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CONTEST: My Best Excuse for NOT Acknowledging Someone who Truly Deserves it!

By Judith W. Umlas

During my recent webinar presentation for PMI SCC (Southern Caribbean Chapter), we spoke about Grateful Leadership and its foundation, The Power of Acknowledgment. The highly interactive session brought forth many great examples of the need and desire for acknowledgment. It has become clear to me in the 16 years since my first book on this subject, The Power of Acknowledgment, was published by IIL, though, that most people have barriers to expressing heartfelt, authentic acknowledgment. So I presented attendees with an opportunity to participate in a contest: “My Best Excuse for NOT Acknowledging Someone who Truly Deserves it…”

I’ve held this contest in the past, and gotten some great, creative excuses. And this contest also had some equally great excuses submitted. And let’s remember that we ALL have these excuses. That’s actually the (not so) hidden purpose of this contest: to show us how our minds work to deprive our recipient – and ourselves – of the joy, the aliveness, the energy of actually JUST DOING IT, even with our considerations!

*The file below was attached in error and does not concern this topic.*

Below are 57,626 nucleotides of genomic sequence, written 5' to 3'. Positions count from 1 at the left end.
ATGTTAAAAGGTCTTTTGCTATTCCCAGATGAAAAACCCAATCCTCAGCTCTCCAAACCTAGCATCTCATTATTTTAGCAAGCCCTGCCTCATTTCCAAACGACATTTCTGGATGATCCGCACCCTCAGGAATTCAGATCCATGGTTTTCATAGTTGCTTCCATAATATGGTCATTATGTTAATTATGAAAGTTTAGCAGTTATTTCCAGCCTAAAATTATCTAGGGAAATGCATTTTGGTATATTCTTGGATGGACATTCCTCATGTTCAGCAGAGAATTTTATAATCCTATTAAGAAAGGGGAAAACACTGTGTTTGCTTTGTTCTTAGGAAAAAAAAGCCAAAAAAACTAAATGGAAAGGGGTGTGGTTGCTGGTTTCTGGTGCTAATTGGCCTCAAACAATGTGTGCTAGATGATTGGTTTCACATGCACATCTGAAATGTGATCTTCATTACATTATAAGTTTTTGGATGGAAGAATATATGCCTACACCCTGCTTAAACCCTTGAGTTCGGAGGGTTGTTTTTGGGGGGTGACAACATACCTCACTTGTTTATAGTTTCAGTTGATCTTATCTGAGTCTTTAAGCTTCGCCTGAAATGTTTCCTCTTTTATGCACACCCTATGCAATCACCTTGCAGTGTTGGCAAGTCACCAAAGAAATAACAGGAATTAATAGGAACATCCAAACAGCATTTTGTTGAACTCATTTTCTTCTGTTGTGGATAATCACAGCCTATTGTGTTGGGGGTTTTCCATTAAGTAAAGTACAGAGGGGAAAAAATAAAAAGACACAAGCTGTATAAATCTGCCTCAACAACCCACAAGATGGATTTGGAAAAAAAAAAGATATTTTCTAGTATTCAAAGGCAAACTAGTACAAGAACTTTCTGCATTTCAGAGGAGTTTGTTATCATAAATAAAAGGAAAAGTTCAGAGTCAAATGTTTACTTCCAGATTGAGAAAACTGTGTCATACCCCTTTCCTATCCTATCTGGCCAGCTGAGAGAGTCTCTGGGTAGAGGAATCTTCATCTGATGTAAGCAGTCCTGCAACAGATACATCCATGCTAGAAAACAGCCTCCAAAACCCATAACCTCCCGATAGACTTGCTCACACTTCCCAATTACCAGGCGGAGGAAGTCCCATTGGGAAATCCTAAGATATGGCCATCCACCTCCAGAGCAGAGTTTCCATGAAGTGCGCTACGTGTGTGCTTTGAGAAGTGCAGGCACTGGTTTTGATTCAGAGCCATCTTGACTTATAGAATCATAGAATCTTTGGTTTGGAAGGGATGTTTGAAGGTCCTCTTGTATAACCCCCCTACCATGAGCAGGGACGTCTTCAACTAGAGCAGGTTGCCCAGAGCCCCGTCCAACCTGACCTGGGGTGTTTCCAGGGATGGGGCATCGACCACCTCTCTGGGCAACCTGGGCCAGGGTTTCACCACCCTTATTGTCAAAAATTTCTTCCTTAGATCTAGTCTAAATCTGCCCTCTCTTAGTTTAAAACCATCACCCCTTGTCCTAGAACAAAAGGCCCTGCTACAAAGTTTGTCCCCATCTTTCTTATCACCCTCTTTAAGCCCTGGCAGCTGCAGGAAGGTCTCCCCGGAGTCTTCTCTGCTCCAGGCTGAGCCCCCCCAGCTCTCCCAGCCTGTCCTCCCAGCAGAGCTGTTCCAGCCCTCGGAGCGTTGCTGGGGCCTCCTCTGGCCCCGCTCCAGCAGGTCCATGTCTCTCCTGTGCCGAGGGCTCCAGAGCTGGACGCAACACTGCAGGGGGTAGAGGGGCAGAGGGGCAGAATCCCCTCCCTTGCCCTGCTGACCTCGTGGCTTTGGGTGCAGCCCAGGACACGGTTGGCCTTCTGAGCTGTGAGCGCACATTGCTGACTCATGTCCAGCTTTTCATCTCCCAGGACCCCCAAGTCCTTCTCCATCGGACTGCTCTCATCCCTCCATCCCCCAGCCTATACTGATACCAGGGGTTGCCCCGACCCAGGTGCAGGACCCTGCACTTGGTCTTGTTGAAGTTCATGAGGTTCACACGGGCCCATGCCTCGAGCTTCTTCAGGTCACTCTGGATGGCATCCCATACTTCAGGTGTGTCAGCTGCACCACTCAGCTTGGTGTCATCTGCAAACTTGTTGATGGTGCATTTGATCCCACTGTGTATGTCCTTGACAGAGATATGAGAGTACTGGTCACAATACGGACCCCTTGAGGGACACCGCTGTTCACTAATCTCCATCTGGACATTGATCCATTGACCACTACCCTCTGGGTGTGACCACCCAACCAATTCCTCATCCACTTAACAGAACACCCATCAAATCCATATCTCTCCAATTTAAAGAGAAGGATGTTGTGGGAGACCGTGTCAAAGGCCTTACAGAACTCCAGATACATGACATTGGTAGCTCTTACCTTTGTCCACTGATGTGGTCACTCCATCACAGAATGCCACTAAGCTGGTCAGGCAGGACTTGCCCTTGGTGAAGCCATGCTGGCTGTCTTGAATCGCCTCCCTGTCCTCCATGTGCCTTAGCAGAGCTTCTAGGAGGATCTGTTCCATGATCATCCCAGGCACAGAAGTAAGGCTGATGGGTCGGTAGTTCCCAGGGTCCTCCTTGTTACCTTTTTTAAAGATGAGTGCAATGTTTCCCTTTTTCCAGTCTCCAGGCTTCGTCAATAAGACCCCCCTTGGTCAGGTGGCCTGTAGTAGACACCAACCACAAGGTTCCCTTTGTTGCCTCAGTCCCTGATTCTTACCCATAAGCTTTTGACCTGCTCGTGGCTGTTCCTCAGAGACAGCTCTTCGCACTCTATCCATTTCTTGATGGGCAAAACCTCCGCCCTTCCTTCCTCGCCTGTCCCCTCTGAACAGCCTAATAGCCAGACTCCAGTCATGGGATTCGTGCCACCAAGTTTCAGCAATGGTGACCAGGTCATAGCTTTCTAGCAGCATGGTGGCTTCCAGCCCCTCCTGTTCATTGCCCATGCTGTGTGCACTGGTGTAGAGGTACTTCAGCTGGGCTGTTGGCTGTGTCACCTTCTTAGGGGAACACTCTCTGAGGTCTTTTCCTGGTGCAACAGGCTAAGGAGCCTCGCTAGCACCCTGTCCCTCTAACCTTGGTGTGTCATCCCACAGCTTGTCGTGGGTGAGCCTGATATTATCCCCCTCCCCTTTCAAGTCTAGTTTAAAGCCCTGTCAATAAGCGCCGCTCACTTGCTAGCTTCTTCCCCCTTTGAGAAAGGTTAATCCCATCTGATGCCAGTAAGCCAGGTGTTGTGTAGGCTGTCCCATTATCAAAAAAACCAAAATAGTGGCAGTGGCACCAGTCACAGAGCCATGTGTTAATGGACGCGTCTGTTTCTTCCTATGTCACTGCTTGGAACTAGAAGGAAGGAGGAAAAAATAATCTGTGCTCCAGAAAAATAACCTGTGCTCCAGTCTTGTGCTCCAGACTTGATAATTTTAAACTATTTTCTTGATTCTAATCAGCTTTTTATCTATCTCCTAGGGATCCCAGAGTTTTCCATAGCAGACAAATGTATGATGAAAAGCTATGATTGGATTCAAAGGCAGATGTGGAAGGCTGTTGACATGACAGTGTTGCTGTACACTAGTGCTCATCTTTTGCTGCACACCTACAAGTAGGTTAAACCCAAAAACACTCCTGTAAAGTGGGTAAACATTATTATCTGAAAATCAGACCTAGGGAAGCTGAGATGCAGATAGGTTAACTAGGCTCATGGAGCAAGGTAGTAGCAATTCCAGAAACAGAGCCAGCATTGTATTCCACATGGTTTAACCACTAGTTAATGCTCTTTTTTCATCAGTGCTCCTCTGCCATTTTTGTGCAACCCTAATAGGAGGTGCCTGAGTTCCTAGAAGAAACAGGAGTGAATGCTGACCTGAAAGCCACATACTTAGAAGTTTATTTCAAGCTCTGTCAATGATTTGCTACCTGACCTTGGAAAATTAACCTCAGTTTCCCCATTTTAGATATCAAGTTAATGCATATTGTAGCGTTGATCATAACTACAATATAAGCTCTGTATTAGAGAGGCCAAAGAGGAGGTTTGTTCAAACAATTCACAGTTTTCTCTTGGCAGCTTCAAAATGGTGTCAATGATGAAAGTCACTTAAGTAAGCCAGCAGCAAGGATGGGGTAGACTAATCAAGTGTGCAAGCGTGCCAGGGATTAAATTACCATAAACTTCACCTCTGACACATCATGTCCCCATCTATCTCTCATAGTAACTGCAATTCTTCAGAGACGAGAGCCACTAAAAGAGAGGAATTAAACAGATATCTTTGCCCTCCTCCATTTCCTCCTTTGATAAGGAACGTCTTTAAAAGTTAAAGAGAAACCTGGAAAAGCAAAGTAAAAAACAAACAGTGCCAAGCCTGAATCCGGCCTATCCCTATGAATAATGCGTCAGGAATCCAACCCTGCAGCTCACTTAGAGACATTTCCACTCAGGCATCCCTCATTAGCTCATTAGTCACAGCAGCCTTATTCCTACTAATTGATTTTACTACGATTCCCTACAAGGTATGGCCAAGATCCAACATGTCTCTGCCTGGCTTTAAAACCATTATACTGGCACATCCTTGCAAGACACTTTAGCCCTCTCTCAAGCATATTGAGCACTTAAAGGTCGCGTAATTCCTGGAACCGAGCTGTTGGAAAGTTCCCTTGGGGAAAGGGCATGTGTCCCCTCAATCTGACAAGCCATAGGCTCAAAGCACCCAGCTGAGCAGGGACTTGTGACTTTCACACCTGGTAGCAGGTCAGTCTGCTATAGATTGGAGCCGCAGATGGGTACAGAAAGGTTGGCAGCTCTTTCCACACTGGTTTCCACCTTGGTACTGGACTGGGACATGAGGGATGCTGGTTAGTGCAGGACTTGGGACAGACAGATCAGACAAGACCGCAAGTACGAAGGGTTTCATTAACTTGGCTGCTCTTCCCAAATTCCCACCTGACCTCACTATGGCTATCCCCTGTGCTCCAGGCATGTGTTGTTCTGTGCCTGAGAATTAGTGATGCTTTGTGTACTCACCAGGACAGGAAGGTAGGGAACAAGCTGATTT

So here are the winners (no, our contest “judges” (thank you Chapter President Janelle Kowlessar, Janet Laverie, IIL Sr. Client Services Manager and Anna Kivela, IIL Virtual Conference Events Coordinator, couldn’t help me come up with just one winner):

First Prize: Monique Sham Poo

“While working as a Project Manager within the customer Services Division – Retail Stores, I got to witness for the first time negative reinforcement from my Manager, the department head. I asked one day why there were no “ARISE and shine” cards awarded in the department.

The Manager explained that many years ago he was in charge of the south district, and that their departmental goal was to achieve reduction of faults and installations. The team exceeded the goal and received both verbal and written recognition in the company’s newsletter. The team felt they had reached their pivotal record and subsequently in the next 6 months, they took a relaxed attitude and the results for the next quarter diminished. The “Trini work culture” was denoted and the team reached no new goals and barely maintained the sustainability of past results.

The lesson that both the Manager and team learned was that sometimes public recognition undermines efficiency in departmental results. Thereafter, my Manager had developed an attitude to never give whole-hearted praise and recognition to the team. His remarks would be fair/objective, but never would full acknowledgment be given again. The Manager would only give feedback to his peers and his boss on his team’s performance to boost his department’s yearly objectives.